Monday, May 08, 2006

And Also The Other Side Of Gay Rights Ordinance

Catherine Pittman of South Bend Equality stands as a voice of reason and logic in the hate-filled debate being generated by the wingnut Patrick Mangan of No Special Rights. Pittman, a psychologist and professor, tells the South Bend Tribune's Jamie Loo that "[a]dopting the amendment doesn't mean that GLBT people have 'special rights,' because Pittman said being GLBT isn't a choice." Explainng further:

Pittman said she agrees with the American Psychological Association opinion that being gay is not a mental disorder. Pittman said being gay is just a difference."It's not more unusual than being left-handed," she said. "Some people are left-handed, some people are gay."Pittman said she knows some people who would "like nothing better than to be heterosexual.""They really wish they were and if they could change it I know they would," Pittman said. "But they can't, and the truth is the evidence just suggests that it's something that's decided for you."

Explaining the need for passage of the proposed ordinance, Pittman says, "If a GLBT person is discriminated against in employment, housing or education, the Human Rights Commission cannot handle the case." She notes that [t]he HRC has issued a statement asking the Common Council to come up with 'a remedy' to address GLBT cases. ""It's not that you would say 'Gay people are protected.' All people are protected on the basis of something we all have called sexual orientation." Pittman hastens to add that "[p]rotection under the law wouldn't impose quotas on employers to hire gay people."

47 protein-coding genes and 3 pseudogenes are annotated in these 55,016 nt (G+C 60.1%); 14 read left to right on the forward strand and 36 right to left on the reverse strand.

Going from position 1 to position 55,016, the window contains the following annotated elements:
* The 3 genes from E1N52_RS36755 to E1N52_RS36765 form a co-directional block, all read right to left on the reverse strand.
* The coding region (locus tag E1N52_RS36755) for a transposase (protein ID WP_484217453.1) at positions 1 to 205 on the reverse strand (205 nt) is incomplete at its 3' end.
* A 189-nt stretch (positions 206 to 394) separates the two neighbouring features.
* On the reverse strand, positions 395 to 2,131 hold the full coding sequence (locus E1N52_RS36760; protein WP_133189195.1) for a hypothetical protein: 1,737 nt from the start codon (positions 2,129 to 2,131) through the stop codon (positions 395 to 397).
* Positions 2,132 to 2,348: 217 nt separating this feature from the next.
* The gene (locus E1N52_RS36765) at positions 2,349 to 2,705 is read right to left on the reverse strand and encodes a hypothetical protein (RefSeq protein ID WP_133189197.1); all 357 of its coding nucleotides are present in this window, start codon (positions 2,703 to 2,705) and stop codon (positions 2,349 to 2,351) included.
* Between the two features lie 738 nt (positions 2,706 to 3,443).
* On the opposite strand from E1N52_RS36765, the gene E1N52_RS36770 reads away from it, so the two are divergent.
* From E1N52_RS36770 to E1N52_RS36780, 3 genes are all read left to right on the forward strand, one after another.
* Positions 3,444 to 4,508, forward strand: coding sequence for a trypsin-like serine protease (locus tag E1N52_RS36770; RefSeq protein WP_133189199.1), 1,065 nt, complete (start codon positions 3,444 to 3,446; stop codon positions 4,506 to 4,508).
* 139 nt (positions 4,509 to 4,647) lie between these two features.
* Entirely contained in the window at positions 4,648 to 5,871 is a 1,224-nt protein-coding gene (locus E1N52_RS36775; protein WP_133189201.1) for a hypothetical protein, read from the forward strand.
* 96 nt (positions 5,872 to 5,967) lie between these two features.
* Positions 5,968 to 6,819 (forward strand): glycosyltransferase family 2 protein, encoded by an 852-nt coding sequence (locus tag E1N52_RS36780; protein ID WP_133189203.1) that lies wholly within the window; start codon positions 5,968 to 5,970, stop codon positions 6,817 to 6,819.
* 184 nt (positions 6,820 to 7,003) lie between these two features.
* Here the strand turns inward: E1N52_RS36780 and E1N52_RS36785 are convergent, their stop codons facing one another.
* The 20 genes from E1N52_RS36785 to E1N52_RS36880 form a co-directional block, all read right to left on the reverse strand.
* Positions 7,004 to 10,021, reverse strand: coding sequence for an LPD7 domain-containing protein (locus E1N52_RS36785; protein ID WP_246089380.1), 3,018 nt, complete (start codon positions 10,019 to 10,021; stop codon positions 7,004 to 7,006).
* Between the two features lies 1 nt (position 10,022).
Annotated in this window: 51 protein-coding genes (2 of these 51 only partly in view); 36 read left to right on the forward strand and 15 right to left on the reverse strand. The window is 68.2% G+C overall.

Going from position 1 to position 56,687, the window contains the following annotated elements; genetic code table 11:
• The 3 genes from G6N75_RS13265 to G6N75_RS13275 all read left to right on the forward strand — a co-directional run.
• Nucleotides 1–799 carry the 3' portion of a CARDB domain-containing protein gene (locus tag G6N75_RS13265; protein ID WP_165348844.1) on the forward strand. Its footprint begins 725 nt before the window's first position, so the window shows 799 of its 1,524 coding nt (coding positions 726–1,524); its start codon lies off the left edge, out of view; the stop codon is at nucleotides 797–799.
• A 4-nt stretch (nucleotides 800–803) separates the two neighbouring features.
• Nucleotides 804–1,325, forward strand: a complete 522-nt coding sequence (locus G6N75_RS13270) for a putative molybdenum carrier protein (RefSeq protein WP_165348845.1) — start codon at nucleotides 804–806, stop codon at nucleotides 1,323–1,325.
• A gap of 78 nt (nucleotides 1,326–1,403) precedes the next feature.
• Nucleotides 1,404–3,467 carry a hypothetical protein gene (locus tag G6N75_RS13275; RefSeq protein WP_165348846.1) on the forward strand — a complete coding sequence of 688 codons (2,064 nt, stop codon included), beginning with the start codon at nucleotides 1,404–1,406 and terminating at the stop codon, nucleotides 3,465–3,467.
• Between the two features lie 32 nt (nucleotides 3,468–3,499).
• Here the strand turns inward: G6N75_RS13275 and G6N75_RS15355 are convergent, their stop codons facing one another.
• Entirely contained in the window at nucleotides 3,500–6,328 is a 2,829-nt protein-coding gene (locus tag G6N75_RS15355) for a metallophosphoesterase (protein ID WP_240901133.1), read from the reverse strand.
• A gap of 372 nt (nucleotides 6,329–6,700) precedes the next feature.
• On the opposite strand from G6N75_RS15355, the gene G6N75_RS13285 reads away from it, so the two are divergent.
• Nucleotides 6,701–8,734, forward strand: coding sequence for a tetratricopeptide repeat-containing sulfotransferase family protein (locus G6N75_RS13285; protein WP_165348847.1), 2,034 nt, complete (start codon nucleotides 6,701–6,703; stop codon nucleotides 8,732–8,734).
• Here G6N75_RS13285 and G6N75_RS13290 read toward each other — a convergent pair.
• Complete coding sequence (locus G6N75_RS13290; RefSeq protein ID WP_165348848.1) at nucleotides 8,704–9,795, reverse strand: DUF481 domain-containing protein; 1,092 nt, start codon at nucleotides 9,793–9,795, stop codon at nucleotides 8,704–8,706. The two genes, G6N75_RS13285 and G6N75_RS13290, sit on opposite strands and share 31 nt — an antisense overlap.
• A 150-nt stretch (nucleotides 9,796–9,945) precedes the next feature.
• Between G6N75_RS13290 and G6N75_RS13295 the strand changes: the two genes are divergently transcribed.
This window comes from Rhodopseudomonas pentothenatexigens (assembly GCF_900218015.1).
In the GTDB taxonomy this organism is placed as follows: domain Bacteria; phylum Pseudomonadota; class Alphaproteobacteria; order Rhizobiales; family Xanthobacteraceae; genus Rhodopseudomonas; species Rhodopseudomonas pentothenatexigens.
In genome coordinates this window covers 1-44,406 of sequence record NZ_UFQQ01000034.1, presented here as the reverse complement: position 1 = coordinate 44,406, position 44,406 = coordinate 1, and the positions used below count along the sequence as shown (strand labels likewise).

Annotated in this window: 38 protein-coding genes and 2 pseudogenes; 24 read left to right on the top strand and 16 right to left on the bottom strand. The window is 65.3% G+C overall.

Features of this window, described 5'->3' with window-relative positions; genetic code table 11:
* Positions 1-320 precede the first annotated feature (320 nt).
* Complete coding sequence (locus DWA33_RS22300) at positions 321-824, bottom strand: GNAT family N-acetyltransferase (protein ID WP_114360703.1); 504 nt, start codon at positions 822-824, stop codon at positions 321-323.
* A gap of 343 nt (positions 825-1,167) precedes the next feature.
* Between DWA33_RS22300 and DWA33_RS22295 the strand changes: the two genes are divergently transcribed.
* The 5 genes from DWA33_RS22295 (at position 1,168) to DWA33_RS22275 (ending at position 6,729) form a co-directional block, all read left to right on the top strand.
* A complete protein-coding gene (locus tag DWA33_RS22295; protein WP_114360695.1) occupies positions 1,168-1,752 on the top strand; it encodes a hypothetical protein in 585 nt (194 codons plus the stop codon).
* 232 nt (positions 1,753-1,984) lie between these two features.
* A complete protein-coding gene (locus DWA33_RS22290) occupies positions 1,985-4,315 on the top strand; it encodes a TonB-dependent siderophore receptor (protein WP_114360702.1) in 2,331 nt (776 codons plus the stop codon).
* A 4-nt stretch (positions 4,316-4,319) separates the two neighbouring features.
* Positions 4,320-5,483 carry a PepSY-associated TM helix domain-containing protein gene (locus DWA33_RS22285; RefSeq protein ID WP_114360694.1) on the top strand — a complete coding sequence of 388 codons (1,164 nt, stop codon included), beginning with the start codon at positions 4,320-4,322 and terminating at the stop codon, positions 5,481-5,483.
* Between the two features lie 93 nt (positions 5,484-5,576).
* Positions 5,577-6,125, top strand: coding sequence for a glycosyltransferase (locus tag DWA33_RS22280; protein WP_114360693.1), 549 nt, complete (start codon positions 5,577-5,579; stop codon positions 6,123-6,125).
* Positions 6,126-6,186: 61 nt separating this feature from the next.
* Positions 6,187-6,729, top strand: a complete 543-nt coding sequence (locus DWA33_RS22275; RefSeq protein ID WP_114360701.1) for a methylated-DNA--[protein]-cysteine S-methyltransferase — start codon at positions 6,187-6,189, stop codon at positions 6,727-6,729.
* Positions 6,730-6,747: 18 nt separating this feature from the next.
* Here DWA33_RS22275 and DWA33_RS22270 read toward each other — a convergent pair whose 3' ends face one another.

"This is a concern of justice and fairness," Pittman said. "We think there needs to be a remedy." It's now the council's turn to decide. Let's hope they come down on the side of justice and fairness.

1 comment:

Marla R. Stevens said...

For the record, I wouldn't NOT be a lesbian for any reason. I'll curb any gay supremacist tendencies and say only that, without it, I'd not have the love of my wife, which is beyond the vast capacity of mere language to describe. Being authentically who I am is something that has no price for me. I can't help but see those for whom there is such a price as victims cooperating in their oppression.